“Death of a Salesman” preview re-view February, 2012

From the silent weary entrance of Philip Seymour Hoffman’s Willy Loman in the opening scene of Mike Nichol’s production of Arthur Miller’s “Death of a Salesman” it is clear that “attention must be paid” to the gravity and scale of one small life.

Miller’s play expresses and exposes the tragedies taking place throughout this country today.  The tragedies of promised dreams unfulfilled, tragedies of lives destroyed by flaws, denial, disappointment and lies.

My father, Walt, was a milkman at the moment that milk routes were deemed no longer profitable by the companies.  Instead of bearing the cost of the change, they sold the milk routes to the men as a promise of the American dream of owning their own business.  However, they also had to purchase the products from the company, while paying down additional debt to the company for the trucks, losing their benefits as newly self-employed, and working themselves beyond their strength in the inexorable march to bankruptcy.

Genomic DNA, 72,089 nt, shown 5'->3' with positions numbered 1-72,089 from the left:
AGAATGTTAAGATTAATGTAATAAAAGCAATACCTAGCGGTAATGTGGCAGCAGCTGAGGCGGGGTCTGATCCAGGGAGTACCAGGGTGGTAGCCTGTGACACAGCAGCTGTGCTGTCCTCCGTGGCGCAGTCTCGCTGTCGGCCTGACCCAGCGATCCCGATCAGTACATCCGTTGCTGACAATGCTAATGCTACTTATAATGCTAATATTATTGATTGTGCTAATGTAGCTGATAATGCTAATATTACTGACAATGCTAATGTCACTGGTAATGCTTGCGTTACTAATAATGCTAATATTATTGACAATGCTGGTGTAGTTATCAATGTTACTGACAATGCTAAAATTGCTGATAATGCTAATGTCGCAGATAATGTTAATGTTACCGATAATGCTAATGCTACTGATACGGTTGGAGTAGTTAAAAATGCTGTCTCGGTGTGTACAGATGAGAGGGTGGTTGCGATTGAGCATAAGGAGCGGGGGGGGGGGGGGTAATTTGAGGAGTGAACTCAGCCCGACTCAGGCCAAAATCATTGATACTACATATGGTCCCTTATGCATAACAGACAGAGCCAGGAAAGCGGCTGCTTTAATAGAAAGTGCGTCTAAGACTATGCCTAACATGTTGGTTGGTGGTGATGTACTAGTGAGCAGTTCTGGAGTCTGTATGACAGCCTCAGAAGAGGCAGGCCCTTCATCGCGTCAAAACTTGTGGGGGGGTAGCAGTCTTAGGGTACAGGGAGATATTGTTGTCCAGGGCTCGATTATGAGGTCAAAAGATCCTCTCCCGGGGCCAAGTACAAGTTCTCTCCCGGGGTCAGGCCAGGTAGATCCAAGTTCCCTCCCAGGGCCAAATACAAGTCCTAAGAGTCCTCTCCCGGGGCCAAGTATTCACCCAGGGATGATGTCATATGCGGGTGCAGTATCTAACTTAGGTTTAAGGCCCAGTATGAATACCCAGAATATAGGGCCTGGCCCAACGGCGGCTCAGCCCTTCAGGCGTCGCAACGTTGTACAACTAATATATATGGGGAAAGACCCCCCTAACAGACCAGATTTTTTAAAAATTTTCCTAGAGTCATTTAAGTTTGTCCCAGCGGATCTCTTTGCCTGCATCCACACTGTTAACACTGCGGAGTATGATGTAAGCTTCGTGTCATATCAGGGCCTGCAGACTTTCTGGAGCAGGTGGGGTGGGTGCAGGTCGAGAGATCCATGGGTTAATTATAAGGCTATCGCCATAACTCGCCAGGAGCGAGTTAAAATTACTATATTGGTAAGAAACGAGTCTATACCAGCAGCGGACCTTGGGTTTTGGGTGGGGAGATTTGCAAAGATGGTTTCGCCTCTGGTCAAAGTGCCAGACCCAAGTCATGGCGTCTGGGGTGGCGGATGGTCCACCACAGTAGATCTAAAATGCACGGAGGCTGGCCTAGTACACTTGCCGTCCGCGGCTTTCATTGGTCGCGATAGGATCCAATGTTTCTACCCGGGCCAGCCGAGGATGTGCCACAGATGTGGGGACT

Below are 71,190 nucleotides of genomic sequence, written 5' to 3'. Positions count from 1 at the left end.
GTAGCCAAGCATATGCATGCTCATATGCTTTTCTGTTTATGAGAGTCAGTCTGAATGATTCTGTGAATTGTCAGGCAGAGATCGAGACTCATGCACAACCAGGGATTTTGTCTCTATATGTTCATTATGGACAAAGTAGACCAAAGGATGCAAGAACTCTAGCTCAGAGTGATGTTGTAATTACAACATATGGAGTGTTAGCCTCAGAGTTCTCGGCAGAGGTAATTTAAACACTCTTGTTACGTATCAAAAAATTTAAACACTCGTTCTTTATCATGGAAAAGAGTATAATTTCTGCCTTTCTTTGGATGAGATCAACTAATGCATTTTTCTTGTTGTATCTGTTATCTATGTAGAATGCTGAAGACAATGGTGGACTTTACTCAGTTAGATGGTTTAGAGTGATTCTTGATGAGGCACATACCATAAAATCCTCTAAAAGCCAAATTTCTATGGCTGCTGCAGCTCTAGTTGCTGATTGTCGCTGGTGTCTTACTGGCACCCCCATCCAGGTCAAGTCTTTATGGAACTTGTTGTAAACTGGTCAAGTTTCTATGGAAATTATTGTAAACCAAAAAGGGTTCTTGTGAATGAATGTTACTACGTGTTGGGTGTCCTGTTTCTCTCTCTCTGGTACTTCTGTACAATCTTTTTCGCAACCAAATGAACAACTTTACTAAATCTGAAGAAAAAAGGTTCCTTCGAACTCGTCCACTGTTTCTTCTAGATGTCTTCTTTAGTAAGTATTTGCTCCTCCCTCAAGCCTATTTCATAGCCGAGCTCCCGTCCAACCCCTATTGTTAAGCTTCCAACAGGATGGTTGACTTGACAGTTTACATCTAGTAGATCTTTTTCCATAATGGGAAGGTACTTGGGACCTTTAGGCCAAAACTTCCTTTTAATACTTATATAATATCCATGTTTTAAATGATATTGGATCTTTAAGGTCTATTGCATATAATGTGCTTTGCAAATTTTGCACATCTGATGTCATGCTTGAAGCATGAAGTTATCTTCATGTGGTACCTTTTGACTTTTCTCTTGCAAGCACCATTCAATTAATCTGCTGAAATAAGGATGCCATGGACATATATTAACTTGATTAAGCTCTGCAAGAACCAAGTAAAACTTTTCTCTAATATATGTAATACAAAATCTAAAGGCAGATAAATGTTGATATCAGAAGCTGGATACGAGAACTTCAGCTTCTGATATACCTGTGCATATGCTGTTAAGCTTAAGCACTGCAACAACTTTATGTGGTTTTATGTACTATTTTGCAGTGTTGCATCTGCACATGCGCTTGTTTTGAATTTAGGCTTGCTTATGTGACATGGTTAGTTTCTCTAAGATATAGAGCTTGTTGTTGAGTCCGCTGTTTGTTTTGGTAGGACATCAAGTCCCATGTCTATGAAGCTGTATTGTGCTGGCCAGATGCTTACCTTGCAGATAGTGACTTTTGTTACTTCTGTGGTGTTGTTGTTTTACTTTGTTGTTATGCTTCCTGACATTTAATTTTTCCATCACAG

Miller alludes to the changes named progress that leave workers behind, focusing instead on Willy’s confusion and delusion.  Willy prizes being well liked without perceiving how others perceive him.  He confuses the road with freedom.

I saw the play at a preview performance. The claustrophobia induced by the set, staging and the isolation of the unseen bedroom served the play well and echoed the play’s earlier set design.  The disconnect between Willy and Linda in this production from performance and direction, and the fact that Andrew Garfield had not yet found his way into the role of Biff, did not serve well.

A respectful revival —  but it was Hoffman’s sometimes subtle, sometimes lurching movements between big dreams and self-loathing, between reality shared and reality conjured that was deep and transfixing.  From his first entrance, all the Walt Lockwoods and Willy Lomans were represented.  His performance was speaking the truth of Miller’s text through the text to the issues and decades beyond it.

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